The official report is out, and apparently absolutely no mistakes were made by anyone leading to the deaths of 19 in the Yarnell Hill fires. Despite the fact that -- these 19 men were totally out of communication; and no one knew where they were; and they entered a ridiculously dangerous patch of ground; and they were not pursuing any coherent goal anyone can name -- no one made any mistakes and there is nothing here to learn from. Wow.
Here is my analysis of what is going on with this report: Substantial mistakes were made by both the fire team and by their leaders. Their leaders wrote the report, and certainly were not going to incriminate themselves, particularly given that they likely face years of litigation. They could have perhaps outlined the mistakes the team made, but the families and supporters of the dead men would have raised a howl if the dead firefighters were blamed for mistakes while the leadership let themselves off the hook, and surely would have pushed back on the culpability of the firefighting effort's management.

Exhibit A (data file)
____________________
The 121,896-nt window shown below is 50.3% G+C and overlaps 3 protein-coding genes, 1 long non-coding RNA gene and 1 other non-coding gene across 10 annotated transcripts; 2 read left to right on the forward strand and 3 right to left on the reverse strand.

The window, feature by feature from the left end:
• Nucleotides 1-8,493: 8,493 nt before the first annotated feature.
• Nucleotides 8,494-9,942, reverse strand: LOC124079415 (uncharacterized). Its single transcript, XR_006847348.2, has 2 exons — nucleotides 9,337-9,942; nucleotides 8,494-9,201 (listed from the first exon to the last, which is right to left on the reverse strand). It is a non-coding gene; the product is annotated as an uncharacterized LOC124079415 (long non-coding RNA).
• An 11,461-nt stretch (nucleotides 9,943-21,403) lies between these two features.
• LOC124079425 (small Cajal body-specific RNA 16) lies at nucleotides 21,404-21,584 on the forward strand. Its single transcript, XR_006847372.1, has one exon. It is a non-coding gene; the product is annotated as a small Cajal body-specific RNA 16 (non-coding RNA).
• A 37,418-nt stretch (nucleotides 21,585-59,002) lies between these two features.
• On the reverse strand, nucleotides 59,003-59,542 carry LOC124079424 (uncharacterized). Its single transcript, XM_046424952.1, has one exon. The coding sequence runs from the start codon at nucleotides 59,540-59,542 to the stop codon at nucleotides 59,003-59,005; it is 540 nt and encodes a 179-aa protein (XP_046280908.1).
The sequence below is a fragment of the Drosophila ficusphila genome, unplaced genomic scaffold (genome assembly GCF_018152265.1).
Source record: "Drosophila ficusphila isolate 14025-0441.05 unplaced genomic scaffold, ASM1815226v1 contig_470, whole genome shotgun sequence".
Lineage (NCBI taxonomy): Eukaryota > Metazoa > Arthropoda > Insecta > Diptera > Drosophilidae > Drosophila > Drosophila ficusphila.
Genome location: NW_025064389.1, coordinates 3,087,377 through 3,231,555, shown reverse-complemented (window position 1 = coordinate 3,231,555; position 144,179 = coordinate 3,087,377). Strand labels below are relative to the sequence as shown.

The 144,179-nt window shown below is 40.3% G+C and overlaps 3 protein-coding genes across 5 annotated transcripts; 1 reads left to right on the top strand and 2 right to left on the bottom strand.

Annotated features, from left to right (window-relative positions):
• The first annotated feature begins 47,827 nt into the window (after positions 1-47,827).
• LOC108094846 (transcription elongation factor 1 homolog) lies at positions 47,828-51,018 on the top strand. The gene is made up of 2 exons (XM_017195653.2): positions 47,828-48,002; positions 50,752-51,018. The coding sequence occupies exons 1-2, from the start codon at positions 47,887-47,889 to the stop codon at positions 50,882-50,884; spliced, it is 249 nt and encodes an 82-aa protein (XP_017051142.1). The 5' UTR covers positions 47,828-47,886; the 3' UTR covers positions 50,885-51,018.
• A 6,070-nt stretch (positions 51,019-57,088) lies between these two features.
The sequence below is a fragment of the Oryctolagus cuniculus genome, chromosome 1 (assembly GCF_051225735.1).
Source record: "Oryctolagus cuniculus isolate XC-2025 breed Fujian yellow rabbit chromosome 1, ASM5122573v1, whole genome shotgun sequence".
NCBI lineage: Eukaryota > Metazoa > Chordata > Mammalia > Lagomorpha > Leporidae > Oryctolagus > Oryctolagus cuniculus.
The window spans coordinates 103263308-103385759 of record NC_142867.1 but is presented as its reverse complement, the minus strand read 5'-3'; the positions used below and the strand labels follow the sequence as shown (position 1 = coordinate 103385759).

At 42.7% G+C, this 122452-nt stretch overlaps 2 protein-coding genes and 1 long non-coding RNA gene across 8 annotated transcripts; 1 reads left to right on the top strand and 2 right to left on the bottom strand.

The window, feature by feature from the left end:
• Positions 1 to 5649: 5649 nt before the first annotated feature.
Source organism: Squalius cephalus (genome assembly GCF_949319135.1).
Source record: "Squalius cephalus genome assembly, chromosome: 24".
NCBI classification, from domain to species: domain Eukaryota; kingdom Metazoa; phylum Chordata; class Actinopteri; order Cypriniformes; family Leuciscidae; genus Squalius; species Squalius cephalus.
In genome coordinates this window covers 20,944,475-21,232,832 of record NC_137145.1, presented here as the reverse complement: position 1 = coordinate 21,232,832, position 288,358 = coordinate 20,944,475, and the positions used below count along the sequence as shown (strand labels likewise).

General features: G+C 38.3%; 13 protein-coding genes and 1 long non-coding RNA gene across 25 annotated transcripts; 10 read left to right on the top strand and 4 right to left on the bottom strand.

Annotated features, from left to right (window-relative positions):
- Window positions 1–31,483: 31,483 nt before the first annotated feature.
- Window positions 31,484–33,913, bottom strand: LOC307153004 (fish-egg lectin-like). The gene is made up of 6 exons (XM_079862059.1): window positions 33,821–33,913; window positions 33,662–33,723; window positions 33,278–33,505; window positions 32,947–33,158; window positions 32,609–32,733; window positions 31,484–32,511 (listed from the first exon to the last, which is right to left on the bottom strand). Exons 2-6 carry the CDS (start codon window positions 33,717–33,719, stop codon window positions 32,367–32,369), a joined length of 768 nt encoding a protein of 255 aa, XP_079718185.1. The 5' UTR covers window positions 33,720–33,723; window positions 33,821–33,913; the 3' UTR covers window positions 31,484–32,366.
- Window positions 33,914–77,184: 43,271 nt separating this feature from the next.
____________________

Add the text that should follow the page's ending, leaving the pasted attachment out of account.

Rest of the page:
So this report represents an implicit deal being offered to the families -- we will let your dead rest in peace by not highlighting the mistakes they made if you will lay off of us and the mistakes we made. We will just blame it on God (I kid you not, see Prescott chief's statements here). Most Arizonans I know seem willing to have these folks die as heroes who succumbed to the inherent risks of the profession, rather than stupid errors, so we may never have an honest assessment of what happened. And yet again the opportunity to do a major housecleaning of wildland firefighting is missed.